White red squirrel spotted enjoying a spot of breakfast

The WHITE red squirrel: Mammal with a genetic disorder similar to albinism is spotted enjoying a spot of breakfast

  • Red squirrel with white fur spotted having breakfast in Perthshire garden 
  • It suffers from leucism, which is a rare genetic condition different to albinism
  • Saving Scotland’s Red Squirrels says images are among the best they’ve seen

We all know there are two types of squirrel in the UK – red and grey… and, er, white? 

This one was spotted having breakfast in a garden.

It is actually a red squirrel, but suffers from leucism, a rare genetic condition similar to albinism but not causing the pink eyes found in albinos. 

This red squirrel, spotted in a garden in Perthshire, suffers from leucism, a rare genetic condition similar to albinism

Chris Eddington snapped the squirrel roaming around his garden at breakfast time, Saving Scotland’s Red Squirrels said his pictures were ‘some of the best images of a leucistic red’

Saving Scotland’s Red Squirrels is a partnership set up to monitor the bushy tailed mammals numbers 

Chris Eddington photographed it at his home in Dunkeld, Perthshire, and told Saving Scotland’s Red Squirrels.

AnnMarie MacMaster, the project’s conservation officer for Tayside, said: ‘Its distinct ear tufts and delicate body shape and size clearly distinguish this animal from its nonnative cousin, the grey squirrel.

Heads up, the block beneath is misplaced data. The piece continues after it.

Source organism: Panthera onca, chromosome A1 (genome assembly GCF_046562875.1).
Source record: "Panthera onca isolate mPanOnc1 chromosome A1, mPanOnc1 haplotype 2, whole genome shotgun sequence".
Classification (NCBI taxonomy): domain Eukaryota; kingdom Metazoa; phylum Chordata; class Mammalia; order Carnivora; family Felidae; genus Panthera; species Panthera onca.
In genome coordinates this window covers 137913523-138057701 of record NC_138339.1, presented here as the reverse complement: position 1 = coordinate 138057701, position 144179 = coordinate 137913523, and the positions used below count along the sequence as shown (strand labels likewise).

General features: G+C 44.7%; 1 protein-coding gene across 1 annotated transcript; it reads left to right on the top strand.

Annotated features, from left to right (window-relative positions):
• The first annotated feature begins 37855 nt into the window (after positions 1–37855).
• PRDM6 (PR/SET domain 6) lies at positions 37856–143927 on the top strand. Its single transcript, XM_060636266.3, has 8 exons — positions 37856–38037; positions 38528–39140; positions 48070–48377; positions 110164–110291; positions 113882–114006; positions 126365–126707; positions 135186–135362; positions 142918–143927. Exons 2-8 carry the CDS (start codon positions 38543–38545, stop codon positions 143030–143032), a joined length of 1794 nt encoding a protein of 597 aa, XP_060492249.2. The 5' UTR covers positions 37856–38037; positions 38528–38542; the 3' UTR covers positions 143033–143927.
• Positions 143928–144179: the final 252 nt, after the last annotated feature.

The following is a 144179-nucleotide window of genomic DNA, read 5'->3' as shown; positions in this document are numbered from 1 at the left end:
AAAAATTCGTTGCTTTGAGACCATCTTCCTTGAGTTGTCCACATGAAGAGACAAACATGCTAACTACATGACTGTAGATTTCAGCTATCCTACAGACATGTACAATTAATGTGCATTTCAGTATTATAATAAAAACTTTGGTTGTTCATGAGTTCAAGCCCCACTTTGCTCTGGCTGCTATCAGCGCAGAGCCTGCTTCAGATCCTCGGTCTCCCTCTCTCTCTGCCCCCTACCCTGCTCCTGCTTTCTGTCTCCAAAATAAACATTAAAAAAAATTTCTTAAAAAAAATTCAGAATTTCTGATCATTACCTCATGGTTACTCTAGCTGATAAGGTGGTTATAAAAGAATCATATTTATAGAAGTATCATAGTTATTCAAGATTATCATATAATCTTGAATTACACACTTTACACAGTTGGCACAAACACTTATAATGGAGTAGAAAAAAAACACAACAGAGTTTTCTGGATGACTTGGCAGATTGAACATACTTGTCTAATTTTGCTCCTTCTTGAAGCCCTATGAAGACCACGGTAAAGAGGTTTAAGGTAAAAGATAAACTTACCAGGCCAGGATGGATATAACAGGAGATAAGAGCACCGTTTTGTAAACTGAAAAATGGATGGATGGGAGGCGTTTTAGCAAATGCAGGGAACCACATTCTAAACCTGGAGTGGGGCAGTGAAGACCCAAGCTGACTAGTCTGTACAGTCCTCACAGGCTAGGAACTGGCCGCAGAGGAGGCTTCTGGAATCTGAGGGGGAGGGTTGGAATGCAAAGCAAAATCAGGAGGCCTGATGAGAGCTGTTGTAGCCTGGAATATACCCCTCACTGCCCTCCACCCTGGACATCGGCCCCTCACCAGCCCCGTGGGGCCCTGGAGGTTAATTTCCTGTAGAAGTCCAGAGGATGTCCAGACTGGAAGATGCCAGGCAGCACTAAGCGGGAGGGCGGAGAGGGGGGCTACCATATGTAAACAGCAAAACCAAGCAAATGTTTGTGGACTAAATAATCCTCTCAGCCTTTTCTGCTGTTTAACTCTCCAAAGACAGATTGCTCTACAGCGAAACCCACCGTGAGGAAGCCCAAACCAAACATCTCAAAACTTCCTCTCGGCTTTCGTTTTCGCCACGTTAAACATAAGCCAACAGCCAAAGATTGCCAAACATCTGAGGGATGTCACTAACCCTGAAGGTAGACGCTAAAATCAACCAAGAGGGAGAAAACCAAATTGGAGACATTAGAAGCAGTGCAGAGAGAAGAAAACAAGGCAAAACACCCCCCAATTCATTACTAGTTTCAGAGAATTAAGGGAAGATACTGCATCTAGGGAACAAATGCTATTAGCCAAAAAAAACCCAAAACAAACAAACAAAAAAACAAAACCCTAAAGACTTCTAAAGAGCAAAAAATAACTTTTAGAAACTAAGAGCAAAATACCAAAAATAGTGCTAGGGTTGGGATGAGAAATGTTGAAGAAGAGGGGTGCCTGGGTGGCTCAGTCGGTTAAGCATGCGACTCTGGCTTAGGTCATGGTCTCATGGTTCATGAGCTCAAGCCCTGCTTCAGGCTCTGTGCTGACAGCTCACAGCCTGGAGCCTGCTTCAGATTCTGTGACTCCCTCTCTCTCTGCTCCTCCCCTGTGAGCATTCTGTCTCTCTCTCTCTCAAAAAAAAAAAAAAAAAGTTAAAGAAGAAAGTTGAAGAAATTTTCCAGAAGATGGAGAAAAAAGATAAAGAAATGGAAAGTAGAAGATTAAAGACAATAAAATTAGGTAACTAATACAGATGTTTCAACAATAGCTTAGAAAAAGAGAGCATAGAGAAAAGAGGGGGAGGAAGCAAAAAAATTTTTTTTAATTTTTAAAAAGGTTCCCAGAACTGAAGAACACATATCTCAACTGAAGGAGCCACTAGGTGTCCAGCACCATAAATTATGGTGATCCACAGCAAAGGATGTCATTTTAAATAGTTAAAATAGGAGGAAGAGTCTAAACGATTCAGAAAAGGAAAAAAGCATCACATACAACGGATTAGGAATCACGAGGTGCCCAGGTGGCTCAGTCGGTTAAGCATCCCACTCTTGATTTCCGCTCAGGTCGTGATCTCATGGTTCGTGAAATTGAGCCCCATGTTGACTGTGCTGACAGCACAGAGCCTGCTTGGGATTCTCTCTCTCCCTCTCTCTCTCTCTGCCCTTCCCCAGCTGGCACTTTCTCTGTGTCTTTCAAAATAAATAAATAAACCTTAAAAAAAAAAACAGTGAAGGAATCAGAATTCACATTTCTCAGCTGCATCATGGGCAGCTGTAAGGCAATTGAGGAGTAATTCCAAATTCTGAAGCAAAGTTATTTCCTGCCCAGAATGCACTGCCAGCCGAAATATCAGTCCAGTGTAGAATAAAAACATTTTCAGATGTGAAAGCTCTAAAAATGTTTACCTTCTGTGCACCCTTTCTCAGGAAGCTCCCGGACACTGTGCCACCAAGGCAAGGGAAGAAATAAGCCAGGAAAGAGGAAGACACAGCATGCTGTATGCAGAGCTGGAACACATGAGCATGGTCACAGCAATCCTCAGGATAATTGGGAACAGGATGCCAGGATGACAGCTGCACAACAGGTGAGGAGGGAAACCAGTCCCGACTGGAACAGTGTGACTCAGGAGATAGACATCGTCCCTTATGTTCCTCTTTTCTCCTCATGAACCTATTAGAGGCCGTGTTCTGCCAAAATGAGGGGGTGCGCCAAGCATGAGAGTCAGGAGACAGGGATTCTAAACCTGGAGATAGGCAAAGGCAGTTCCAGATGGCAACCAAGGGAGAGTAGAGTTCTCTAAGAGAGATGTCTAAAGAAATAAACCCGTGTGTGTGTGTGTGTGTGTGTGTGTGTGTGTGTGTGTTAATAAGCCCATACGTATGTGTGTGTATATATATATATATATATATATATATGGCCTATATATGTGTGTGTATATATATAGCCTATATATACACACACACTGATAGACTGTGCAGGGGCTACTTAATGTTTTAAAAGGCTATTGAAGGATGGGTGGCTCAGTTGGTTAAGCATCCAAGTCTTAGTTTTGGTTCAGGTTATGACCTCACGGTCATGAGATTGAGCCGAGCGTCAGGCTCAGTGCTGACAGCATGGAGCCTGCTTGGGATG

‘Chris’s pictures are some of the best images we’ve seen of a leucistic red.’ 

Mr Eddington spotted the rare mammal while eating his dinner, now at home in the day during lockdown, said: ‘I’ve never seen so many red squirrels.’ 

Saving Scotland’s Red Squirrels is a partnership project led by the Scottish Wildlife Trust, which monitors populations across Scotland.

Albinism, a genetic condition which reduces the amount of melanin a creature has, can dramatically reduce an animal’s chance of survival in the wild for a number of reasons.

The condition leaves animals with white skin or fur because of a lack of pigment. This is particularly problematic for creatures such as squirrels who need to blend in with tree trunks and leaves to avoid predators.

Another problem faced by creatures with albinism is poor eyesight. The signature pink or reddish eyes albinos have have usually developed abnormally, and so they often struggle with depth perception and focussing on objects.

The increased difficulty in surviving on top of the fact that albinism occurs in just 1 in 100,000 mammal births means that albino squirrels are incredibly rare. 

However, it is important to draw a distinction between albino squirrels and the far rarer white squirrel.

White squirrels suffer from leucism, a mutated gene which turns their skin white but leaves their eyes black, meaning they do not suffer with any of the eye problems albinos have.

There are around five million grey squirrels in Britain, but experts believe there are fewer than one in a million that have leucism.

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